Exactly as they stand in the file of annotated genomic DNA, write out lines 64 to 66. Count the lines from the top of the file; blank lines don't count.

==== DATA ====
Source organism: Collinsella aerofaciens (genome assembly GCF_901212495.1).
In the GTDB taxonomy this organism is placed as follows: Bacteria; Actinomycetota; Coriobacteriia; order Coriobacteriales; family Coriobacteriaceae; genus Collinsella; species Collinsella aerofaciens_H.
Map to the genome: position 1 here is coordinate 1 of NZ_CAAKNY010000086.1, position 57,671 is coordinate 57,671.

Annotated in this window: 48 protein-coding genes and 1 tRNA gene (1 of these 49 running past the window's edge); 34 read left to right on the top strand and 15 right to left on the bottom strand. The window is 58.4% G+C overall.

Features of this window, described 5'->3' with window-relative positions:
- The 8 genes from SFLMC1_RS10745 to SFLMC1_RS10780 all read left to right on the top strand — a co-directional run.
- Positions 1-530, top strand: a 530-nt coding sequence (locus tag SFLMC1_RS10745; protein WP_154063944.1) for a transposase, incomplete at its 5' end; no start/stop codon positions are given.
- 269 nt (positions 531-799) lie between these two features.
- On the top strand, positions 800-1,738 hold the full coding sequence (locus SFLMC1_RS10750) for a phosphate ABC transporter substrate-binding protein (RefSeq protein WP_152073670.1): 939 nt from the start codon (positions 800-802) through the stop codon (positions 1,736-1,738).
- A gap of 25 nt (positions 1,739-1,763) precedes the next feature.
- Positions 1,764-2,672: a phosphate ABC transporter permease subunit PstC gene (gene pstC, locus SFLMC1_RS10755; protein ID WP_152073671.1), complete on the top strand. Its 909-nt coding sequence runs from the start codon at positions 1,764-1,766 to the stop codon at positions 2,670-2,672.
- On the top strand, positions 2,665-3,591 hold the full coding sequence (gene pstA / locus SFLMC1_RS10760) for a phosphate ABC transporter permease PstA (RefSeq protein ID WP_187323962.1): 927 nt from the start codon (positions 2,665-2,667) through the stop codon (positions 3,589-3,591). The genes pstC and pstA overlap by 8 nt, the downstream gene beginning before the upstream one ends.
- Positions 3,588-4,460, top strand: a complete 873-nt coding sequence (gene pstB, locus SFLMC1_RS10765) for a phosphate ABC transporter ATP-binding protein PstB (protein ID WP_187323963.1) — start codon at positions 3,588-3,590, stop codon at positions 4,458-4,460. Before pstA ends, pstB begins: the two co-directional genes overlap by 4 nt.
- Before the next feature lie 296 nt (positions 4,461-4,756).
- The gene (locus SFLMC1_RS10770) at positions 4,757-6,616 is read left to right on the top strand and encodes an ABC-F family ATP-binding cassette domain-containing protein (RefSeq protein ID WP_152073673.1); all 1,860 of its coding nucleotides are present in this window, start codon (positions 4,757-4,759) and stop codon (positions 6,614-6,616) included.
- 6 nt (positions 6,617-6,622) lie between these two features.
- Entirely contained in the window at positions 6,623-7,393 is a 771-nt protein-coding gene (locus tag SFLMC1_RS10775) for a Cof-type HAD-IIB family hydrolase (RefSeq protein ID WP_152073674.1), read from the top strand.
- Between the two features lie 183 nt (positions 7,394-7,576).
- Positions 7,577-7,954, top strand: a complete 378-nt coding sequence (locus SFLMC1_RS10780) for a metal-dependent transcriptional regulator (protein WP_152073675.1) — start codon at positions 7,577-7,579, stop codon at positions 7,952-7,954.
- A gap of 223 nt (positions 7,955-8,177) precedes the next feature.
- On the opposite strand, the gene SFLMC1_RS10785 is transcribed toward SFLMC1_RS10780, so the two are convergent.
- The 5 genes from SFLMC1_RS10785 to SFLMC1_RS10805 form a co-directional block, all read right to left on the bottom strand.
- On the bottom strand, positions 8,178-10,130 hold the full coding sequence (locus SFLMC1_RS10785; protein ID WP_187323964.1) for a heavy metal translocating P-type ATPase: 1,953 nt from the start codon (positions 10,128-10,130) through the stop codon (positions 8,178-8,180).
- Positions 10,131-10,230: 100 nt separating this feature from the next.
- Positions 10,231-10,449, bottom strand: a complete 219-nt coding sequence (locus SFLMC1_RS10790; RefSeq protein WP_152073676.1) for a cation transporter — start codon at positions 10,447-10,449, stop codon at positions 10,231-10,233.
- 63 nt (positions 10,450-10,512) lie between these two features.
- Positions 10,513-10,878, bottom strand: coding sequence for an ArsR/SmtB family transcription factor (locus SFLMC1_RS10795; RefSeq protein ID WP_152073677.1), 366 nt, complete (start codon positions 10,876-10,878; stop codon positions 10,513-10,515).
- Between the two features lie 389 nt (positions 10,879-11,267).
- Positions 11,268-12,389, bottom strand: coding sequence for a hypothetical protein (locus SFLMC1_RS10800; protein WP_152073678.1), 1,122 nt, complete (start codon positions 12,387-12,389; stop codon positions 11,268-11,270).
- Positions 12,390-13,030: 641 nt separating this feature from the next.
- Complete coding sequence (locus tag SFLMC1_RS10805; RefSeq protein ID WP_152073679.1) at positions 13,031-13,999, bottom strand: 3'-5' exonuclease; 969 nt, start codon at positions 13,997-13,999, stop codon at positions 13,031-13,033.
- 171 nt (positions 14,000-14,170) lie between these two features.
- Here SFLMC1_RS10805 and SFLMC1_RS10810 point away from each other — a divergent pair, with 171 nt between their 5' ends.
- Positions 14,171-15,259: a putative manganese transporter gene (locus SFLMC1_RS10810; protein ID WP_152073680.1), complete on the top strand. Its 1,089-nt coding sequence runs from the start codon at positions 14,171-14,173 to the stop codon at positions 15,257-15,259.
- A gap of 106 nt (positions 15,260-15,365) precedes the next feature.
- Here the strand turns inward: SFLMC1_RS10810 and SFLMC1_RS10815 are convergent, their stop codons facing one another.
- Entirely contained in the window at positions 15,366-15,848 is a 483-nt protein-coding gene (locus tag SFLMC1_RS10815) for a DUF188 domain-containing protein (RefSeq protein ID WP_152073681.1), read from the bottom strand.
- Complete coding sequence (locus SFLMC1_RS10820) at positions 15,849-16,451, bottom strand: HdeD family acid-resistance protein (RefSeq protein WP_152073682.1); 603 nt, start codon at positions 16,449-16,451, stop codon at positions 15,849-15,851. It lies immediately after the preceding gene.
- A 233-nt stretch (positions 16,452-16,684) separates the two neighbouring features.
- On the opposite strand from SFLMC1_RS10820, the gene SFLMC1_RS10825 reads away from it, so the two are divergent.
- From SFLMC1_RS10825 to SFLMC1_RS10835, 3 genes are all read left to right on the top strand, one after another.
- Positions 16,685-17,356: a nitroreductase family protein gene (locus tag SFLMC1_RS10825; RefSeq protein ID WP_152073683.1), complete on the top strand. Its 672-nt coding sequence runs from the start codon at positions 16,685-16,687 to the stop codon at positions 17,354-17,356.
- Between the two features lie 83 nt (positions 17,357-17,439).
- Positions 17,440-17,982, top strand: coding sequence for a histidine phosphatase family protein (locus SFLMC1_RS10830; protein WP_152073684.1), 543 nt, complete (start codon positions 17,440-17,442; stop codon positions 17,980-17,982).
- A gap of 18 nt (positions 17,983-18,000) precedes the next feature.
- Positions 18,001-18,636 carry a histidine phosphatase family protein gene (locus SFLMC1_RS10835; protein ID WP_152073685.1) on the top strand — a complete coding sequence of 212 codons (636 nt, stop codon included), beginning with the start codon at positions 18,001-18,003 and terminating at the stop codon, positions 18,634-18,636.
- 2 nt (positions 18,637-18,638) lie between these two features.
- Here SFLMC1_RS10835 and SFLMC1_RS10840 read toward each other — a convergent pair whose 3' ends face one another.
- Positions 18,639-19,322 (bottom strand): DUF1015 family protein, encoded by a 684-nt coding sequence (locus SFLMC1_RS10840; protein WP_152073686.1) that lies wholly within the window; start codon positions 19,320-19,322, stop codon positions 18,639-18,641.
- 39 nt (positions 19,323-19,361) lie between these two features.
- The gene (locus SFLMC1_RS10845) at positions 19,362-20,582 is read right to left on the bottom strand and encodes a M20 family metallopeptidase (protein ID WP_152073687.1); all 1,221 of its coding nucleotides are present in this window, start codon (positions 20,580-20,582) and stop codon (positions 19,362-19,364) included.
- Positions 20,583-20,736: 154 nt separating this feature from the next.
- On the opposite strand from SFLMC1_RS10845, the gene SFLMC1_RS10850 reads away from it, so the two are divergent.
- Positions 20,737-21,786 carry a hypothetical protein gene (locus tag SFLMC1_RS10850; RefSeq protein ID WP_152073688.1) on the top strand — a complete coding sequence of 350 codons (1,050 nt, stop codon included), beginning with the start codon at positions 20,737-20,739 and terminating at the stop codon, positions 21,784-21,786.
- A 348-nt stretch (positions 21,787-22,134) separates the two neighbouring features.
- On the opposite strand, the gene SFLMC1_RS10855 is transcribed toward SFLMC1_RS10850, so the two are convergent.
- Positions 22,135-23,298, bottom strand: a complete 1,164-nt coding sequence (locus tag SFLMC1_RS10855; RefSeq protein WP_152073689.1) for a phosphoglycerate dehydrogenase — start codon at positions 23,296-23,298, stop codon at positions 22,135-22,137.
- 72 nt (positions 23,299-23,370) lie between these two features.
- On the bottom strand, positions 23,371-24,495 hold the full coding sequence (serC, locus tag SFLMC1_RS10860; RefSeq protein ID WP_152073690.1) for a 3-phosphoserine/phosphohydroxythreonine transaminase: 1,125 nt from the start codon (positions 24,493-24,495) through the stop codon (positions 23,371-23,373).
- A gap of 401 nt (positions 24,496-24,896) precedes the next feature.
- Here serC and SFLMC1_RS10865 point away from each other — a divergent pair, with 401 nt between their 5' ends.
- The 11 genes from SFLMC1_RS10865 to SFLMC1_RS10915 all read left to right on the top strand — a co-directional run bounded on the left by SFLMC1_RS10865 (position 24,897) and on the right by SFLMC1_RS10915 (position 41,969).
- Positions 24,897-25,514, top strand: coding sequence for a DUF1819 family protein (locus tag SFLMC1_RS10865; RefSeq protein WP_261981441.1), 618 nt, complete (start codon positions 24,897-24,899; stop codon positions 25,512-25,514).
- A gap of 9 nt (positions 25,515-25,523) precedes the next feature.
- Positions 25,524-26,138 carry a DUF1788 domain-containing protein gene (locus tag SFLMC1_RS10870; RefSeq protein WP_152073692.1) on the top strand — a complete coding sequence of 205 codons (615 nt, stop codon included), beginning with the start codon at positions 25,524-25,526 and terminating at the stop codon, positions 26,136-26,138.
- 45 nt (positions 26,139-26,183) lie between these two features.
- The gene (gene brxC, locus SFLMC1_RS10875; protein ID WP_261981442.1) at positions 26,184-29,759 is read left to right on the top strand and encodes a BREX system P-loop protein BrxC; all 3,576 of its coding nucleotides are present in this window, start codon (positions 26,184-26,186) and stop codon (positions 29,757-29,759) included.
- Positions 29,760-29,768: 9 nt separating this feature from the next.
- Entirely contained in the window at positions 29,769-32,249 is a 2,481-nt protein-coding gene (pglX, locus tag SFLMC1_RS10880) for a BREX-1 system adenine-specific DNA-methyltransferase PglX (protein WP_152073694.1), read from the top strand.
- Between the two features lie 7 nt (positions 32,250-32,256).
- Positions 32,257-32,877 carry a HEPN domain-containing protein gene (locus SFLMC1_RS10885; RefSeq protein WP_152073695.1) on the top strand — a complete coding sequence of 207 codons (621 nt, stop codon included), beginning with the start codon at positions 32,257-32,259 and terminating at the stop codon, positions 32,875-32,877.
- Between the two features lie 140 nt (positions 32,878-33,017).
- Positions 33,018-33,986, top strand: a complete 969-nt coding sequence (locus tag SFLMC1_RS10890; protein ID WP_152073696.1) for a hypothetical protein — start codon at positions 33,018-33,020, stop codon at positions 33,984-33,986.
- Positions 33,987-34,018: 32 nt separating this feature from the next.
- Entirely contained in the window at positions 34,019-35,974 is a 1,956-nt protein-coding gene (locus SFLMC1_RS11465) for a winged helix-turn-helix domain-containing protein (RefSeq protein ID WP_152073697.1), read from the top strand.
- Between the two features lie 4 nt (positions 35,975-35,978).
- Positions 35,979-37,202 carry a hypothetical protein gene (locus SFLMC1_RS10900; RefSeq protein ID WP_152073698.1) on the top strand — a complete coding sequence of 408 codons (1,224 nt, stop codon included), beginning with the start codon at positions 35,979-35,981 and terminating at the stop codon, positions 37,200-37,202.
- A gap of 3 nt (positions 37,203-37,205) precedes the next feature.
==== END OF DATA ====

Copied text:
- A gap of 9 nt (positions 25,515-25,523) precedes the next feature.
- Positions 25,524-26,138 carry a DUF1788 domain-containing protein gene (locus tag SFLMC1_RS10870; RefSeq protein WP_152073692.1) on the top strand — a complete coding sequence of 205 codons (615 nt, stop codon included), beginning with the start codon at positions 25,524-25,526 and terminating at the stop codon, positions 26,136-26,138.
- 45 nt (positions 26,139-26,183) lie between these two features.